You are right, in mathematics we are totally free how to define a concept, i.e. to give an arbitrary name to a concept. Here a definition is like baptizing: You are free to choose the name.

Like you, I cannot follow the argumentation expressed in the problem of criterion. To define a general type and to determine whether a special case is an instance of the type: Why is there a logical problem?


I think the core of the problem is this. Consider some piece of knowledge Y that enables you to tell whether any purported piece of knowledge X is actually knowledge. The problem would then be: can you use Y to identify whether Y is knowledge?

The way out of this problem is to realise that it is misconceived for at least two distinct reasons.

First, a criterion is basically a definition. A definition is a way of summarising an uncontroversial piece of knowledge so you can easily refer to it. A definition can't fulfil the role often assigned to it of allowing us to settle substantive using a dictionary because every definition uses undefined terms. So a definition always has some wiggle room for drawing different conclusions from it. So trying to settle whether some alleged item of knowledge is knowledge by appealing to a criterion is bound to fail. There is another reason why trying to settle issues by definitions is an extremely bad habit. A definition is only useful in the light of an explanation. Any remotely interesting explanation will have lots of unanticipated consequences that will require the definition of new terms to make discussion easier. But those definitions will only make sense if you understand the underlying explanation. Trying to discuss a definition in isolation is a recipe for confusion.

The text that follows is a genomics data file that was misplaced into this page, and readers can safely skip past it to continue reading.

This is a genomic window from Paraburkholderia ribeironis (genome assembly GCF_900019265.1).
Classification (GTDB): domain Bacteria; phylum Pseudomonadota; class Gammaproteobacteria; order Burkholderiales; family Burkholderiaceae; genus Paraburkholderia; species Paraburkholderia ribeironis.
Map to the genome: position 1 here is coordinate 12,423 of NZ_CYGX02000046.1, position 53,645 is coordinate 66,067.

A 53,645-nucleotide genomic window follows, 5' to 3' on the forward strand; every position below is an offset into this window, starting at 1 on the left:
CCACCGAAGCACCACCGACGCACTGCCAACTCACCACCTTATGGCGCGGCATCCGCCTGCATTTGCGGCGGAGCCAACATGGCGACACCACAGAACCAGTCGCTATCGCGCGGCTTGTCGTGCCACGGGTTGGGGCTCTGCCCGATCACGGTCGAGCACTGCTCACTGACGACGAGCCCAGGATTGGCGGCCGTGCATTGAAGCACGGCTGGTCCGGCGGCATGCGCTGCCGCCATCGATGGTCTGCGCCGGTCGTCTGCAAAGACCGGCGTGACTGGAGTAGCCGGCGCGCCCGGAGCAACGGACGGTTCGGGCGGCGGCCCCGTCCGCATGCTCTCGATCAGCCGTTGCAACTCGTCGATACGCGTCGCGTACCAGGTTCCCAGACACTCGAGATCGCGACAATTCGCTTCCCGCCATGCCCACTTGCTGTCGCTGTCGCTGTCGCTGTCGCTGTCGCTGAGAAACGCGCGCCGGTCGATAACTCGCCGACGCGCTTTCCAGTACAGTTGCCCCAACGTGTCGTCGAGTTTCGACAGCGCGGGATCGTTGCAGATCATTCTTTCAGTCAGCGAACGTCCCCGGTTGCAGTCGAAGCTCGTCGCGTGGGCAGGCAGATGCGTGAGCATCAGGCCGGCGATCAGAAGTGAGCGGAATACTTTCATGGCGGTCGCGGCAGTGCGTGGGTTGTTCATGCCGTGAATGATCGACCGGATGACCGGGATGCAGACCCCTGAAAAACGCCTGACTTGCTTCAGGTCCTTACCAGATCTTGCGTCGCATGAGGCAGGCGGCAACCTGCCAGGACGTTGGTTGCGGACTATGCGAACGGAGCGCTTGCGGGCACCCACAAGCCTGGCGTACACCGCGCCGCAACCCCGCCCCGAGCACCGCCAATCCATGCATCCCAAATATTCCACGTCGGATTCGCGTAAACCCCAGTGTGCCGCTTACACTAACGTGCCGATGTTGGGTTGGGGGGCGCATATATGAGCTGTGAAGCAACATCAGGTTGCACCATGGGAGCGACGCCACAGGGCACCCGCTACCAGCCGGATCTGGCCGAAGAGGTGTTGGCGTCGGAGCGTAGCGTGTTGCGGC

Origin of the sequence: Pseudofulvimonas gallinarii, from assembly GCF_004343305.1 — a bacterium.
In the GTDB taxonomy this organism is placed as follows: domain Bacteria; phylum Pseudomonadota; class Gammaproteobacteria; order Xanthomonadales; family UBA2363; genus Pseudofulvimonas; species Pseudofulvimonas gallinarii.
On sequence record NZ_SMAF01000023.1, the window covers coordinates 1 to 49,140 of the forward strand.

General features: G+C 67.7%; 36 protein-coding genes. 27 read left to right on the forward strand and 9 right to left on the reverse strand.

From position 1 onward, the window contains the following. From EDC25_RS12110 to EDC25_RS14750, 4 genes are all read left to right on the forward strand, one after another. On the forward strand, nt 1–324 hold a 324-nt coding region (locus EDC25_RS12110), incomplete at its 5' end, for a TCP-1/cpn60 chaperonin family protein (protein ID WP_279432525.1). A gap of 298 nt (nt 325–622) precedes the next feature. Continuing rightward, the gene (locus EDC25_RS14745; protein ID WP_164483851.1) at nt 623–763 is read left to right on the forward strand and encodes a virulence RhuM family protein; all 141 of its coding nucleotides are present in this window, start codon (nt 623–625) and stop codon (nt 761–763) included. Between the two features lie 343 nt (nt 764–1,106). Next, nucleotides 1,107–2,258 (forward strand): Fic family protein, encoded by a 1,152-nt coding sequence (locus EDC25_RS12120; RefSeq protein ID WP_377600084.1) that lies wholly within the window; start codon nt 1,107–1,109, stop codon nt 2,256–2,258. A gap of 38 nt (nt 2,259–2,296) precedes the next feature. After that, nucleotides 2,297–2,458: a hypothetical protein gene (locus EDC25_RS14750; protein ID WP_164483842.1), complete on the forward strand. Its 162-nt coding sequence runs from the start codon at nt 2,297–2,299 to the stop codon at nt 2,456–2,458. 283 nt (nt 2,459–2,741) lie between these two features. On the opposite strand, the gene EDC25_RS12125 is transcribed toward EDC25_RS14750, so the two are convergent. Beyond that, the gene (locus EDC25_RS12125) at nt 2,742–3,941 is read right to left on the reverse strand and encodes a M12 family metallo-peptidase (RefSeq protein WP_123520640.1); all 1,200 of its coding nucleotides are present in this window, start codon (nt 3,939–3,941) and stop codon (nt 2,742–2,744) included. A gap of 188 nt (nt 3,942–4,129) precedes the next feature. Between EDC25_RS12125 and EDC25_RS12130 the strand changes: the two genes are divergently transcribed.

Second, the whole idea of the criterion presupposes that at some point you're going to have a closed set of rules for when something is knowledge. But if that is true, any unsolved problems written into the criterion can never be solved even in principle. Anything not included in the criterion is not knowledge and so the solution to any problem in the criterion is not knowledge.

Knowledge consists of solutions to problems. You create knowledge by noticing a problem, proposing solutions to it and then criticising the solutions until only one is left. There is no reason to think there is any criterion, and no call for one. For a better understanding of epistemology see "Realism and the Aim of Science" by Popper, Chapter I.